Bad Town For A Pretty Face: New Orleans, Chapter Nine

Verene was every shade of pissed, but Lakhela was just grateful they’d parked in the back. The front of the parlor sported a gaping hole large enough for a car to drive through – as Wynn had just done – and the rain was seeping in to dampen what remained of the carpeting. The girls escorted Fia back to the car whilst Verene had to talk down the elderly, understandably grouchy funeral director. When she didn’t come back for a surprisingly long while Lakhela knew she must have been either committing a rather grisly murder or writing a very big check, though when she returned with a weary expression and without any new bloodstains on her clothing Lakhela assumed the latter.

The already residing blood was her own – she’d been the worst injured of them all and Fia, despite her difficulty breathing, had pulled the first aid kit from the trunk and was wiping all the cuts on her arms with astringent during her mother’s absence. That stupid little table the bomb had been sitting on had torn off quite a bit of her, and as the initial shock and pain subsided she grew annoyed with the amount of explosions she was becoming involved with. But as Verene got into the driver’s seat and turned to Fia she let that temper wane in favor of duty.

“How are you feeling, honey?” She asked her daughter, who smiled politely.

“I’m okay, mom.” She answered with her very frequent reassuring tone. “It’s okay.”

“What about the rest of you girls? Lakhela?” She asked with a look that didn’t quite believe those last words, and they all borrowed a page from Fia’s book and nodded politely, drained and concerned about Verene’s reaction. It was likely to be so explosive that not even Colette was egging her on.

“Khel has a boatload of splinters but there’s no tweezers in the first aid kit.” Fia said, her friend’s health her primary concern. “We should get home where we can help her out properly.”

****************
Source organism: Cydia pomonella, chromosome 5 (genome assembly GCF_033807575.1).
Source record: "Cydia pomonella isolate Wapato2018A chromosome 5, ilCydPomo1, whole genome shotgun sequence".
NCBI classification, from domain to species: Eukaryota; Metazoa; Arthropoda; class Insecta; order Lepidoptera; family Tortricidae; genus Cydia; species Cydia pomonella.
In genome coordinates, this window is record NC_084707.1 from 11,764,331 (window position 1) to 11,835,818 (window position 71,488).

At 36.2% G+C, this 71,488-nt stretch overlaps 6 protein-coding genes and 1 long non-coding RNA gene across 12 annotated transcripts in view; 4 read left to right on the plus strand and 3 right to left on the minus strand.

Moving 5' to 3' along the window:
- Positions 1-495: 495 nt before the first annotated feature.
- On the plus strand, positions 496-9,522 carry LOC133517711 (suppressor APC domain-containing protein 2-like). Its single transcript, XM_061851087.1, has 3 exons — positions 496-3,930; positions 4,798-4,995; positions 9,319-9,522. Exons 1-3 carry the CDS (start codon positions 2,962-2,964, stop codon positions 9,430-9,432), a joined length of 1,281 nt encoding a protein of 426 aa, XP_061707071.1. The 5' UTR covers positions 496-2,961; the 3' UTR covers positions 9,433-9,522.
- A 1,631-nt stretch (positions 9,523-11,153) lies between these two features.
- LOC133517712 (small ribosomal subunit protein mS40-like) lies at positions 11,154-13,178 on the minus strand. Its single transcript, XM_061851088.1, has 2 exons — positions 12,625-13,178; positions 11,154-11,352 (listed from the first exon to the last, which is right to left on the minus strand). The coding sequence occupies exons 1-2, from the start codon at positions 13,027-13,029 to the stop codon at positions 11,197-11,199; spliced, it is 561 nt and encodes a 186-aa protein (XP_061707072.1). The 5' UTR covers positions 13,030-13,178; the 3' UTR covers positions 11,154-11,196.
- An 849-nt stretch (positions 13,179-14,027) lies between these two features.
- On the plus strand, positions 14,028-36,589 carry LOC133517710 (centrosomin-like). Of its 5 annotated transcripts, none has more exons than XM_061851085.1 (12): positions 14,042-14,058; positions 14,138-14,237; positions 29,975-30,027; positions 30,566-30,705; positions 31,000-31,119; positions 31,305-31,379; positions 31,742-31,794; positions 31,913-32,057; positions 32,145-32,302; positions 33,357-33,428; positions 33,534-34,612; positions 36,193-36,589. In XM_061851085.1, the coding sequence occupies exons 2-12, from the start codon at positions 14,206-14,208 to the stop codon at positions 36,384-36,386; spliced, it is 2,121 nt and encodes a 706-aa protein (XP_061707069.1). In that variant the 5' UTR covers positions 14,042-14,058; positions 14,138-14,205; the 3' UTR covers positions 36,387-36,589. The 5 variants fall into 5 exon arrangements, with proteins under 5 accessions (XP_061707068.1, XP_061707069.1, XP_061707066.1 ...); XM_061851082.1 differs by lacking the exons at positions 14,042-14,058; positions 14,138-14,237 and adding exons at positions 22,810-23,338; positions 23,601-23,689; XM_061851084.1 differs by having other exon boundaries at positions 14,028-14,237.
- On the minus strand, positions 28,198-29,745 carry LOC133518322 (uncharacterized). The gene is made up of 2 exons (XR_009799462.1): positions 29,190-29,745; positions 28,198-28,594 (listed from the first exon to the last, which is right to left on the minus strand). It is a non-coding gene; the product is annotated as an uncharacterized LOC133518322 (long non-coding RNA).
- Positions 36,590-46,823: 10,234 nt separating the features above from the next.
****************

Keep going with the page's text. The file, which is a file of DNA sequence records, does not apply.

Lakhela felt a twinge in her stomach as she wondered a moment how safe that home was, but Verene only nodded and started up the car. The car ride was tense and silent for a few minutes.

“Did you kill him?” Colette finally asked, and Verene sighed. Apparently she just couldn’t resist.

“No. I told him I’d pay the damages if he handed over security footage, but he only had a camera in the prep room and all the footage was wiped. I’m covering it anyway.” She sighed again and drummed her fingertips against the steering wheel. “Really didn’t think this was going to cost me so much.”

“It’s going to be okay, mom.” Fia reassured her, standard procedure, and Verene nodded.

“I know it is. Don’t you think I’ve given up darling.” She said, and eyed the rest of them in the rearview mirror. “And the rest of you better not either.”

“I’m not even close.” Colette said, her tone dark. “But ‘giving up’ and ‘taking a break’ look pretty similar.”

“We’ll be doing no such thing.” Verene spoke fiercely. “What happened today is actually a good thing. Now who can tell me why?”

Teonnie’s hand shot up so quick it hit the roof, and Colette snorted and mumbled what sounded like ‘teacher’s pet’ beneath her breath.

“We know what she looks like now.” She said, and Verene nodded. “Which is more than just Fia’s description.”

“You didn’t recognize her, did you?” Fia asked her mother, but she shook her head.

“Just some blonde. Honestly if I’ve met her before it would be easy to forget unless I spotted all that anger on her.” She answered. “But yes, seeing her is to our benefit.”

“We’ve seen her skills, too.” Lakhela said, and Fia paid rapt attention – it was clear she was taking mental notes. “Those bombs, that car –”

“So now we have a better idea of what we’re up against.” Colette cut her off, and Lakhela knew it was more for Fia’s sake than any sort of guilt. She’d only done her job after all, but the fact that Wynn rode in in that car of all things seemed to be an attempt to shame the other woman. That made Lakhela angry – for all the wrong they’d done they had to be infinitely better than this woman who kidnapped children and desecrated the dead.

“Absolutely. And now that we do we’re going to kick her ass.” Verene said, then pulled into the driveway with a steadfast look of determination. They all got out, Fia thankfully unassisted, and limped and trudged and meandered their way back into the mansion. Fia demanded Lakhela sit in the bathroom and wait for her to help patch her up with impressive Mom Friend authority for a kid ten years her junior. Lakhela did as she was told until Colette kicked her out of the bathroom, and she didn’t feel too sore about it when she saw the burnt patch of hair at the back of her head.